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Jeroen W. Pluimers on .NET, C#, Delphi, databases, and personal interests

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Archive for the ‘3D printing’ Category

Eff-Uno Racer v1 by chrisbensen – Thingiverse: Open Wheel Race Car from LEGO© and 3D printed bricks, with RC motors controlled by a Raspberry Pi and Arduino

Posted by jpluimers on 2022/08/17

This is so cool!

[Wayback/] Eff-Uno Racer v1 by chrisbensen – Thingiverse

Welcome to the home for the things to print for the Eff-Uno Racer project ([Wayback/] Eff-Uno Racer is a LEGO© Open Wheel Race Car that you can build and remotely control. Most of it is made with LEGO© bricks but the motors are regular RC motors controlled by a Raspberry Pi and Arduino. Below are the extra parts needed.

The videos are via these three tweets:

List is at: [Wayback/] Cool DevRebel Projects – YouTube

Videos when writing (by now there should be more):

  1. [Wayback/] Cloud Car Episode 1 — Custom Breadboard for Pi Zero – YouTube
  2. [Wayback/] Cloud Car Episode 2 — Pi Controlled Motors – YouTube
  3. [Wayback/] Cloud Car Episode 3 — Shoving a Pi & RC Motor into a Toy Car – YouTube
  4. [Wayback/] Episode 4: Shoving a Motor and Speed Controller into a Toy Car – YouTube
  5. [Wayback/] Episode 5 — Next Stage: 3D Printed RC Servo Motor Adapters – YouTube

Via [] Chris Bensen on Twitter: “If you want to build your own open source cloud connected toy race car follow this thing”


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Posted in 3D printing, Arduino, Development, Hardware Development, LifeHacker, Power User, Raspberry Pi | Leave a Comment »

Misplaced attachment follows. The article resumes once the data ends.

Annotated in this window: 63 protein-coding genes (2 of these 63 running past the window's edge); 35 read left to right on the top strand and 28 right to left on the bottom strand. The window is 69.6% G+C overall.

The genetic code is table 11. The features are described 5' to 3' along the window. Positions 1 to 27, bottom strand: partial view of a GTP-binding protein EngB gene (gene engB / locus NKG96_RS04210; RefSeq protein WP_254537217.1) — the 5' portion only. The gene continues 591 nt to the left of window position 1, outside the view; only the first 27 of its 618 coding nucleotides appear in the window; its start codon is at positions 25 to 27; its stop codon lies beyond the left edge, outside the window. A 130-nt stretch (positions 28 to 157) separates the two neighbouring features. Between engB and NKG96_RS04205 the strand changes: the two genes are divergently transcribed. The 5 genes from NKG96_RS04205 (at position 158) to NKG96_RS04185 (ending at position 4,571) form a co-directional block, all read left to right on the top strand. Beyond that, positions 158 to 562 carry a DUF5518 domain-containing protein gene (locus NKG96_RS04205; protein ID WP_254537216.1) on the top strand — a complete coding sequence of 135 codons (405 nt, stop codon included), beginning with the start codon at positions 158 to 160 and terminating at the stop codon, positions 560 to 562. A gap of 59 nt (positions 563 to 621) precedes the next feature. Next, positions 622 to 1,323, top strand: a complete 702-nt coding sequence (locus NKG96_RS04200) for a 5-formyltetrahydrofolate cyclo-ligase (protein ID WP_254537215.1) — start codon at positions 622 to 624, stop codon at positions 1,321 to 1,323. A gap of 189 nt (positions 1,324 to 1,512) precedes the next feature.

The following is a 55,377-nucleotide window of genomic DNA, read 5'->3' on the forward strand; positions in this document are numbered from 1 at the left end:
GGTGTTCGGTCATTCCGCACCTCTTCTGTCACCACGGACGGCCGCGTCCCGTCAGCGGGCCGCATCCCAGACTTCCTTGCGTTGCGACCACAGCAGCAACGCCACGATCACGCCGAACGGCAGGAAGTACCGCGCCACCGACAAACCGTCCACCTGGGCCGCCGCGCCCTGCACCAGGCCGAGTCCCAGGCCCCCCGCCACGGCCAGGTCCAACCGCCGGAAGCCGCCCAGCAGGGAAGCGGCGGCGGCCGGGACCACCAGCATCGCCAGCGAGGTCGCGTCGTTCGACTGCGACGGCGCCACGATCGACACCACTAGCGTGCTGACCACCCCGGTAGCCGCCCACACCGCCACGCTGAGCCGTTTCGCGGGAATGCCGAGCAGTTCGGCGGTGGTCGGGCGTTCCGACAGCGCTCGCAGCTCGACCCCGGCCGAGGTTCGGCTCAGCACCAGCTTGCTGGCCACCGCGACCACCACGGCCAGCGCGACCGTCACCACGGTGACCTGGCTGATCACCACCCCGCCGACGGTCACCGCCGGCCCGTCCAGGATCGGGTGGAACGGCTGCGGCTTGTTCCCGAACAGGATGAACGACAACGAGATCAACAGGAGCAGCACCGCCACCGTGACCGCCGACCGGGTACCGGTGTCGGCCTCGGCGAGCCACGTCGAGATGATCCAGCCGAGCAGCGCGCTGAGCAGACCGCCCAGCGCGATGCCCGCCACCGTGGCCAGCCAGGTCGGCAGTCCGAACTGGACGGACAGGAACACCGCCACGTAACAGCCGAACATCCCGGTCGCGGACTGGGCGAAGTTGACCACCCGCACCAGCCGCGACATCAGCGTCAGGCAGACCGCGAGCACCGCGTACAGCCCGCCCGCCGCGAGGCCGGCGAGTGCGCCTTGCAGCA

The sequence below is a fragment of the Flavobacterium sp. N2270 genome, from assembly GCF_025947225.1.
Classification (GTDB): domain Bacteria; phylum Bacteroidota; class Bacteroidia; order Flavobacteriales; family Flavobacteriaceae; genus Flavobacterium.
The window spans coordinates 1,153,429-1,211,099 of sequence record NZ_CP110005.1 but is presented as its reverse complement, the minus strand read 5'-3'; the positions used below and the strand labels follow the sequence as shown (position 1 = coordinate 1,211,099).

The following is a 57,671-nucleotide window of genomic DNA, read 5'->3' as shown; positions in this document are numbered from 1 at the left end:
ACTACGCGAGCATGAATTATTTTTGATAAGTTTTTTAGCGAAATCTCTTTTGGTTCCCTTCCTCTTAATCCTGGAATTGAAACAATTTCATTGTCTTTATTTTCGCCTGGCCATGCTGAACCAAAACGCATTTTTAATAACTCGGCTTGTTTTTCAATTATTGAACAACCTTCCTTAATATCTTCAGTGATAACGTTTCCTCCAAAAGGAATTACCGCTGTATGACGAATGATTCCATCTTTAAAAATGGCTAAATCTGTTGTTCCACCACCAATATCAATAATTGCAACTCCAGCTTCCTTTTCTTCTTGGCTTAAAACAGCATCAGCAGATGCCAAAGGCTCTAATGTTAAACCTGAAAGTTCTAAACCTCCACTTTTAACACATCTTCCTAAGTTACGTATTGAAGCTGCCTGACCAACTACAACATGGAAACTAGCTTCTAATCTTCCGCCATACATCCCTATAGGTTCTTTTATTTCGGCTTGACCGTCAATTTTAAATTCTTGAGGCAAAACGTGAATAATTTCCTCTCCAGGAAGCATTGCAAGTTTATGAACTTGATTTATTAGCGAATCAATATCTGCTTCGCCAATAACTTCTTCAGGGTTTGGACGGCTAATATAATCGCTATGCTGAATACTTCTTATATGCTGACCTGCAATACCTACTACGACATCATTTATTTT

PLA use outdoors? – 3D Printing Stack Exchange

Posted by jpluimers on 2021/07/05

[WayBack] PLA use outdoors? – 3D Printing Stack Exchange:

TL;DR: though bio-degradable, PLA needs high temperatures (> 50 Celsius) to degrade.

So in European summers, for light weight enclosures (like weather stations or signage), it should be fine.

  • [WayBack] Using PLA for Long-Term Outdoor Applications – IEPAS

    To biodegrade within 90 days, as described, the products have to reach 140 F for 10 consecutive days.  This requires a special facility, which few consumers have access to.  If your PLA products end up at the landfill, they will not degrade any faster than a petroleum-based product.

  • [WayBack] Polylactic acid: Degradation – Wikipedia

    Abiotic PLA degradation is due to 3 mechanisms:[35]

    1. Hydrolysis: The ester groups of the main chain are cleaved, dividing the molecule in two parts, thus reducing molecular weight.
    2. Thermal degradation: A complex phenomenon leading to the appearance of different compounds such as lighter molecules and linear and cyclic oligomers with different Mw, and lactide.
    3. Photodegradation: Sunlight induces degradation due to low-wavelength and high-energy UV radiation. This is a factor mainly where PLA is exposed to sunlight in its applications in plasticulture, packaging containers and films.

    The hydrolytic reaction is:

    {\displaystyle {\ce {-COO + H2O -> – COOH + -OH-}}}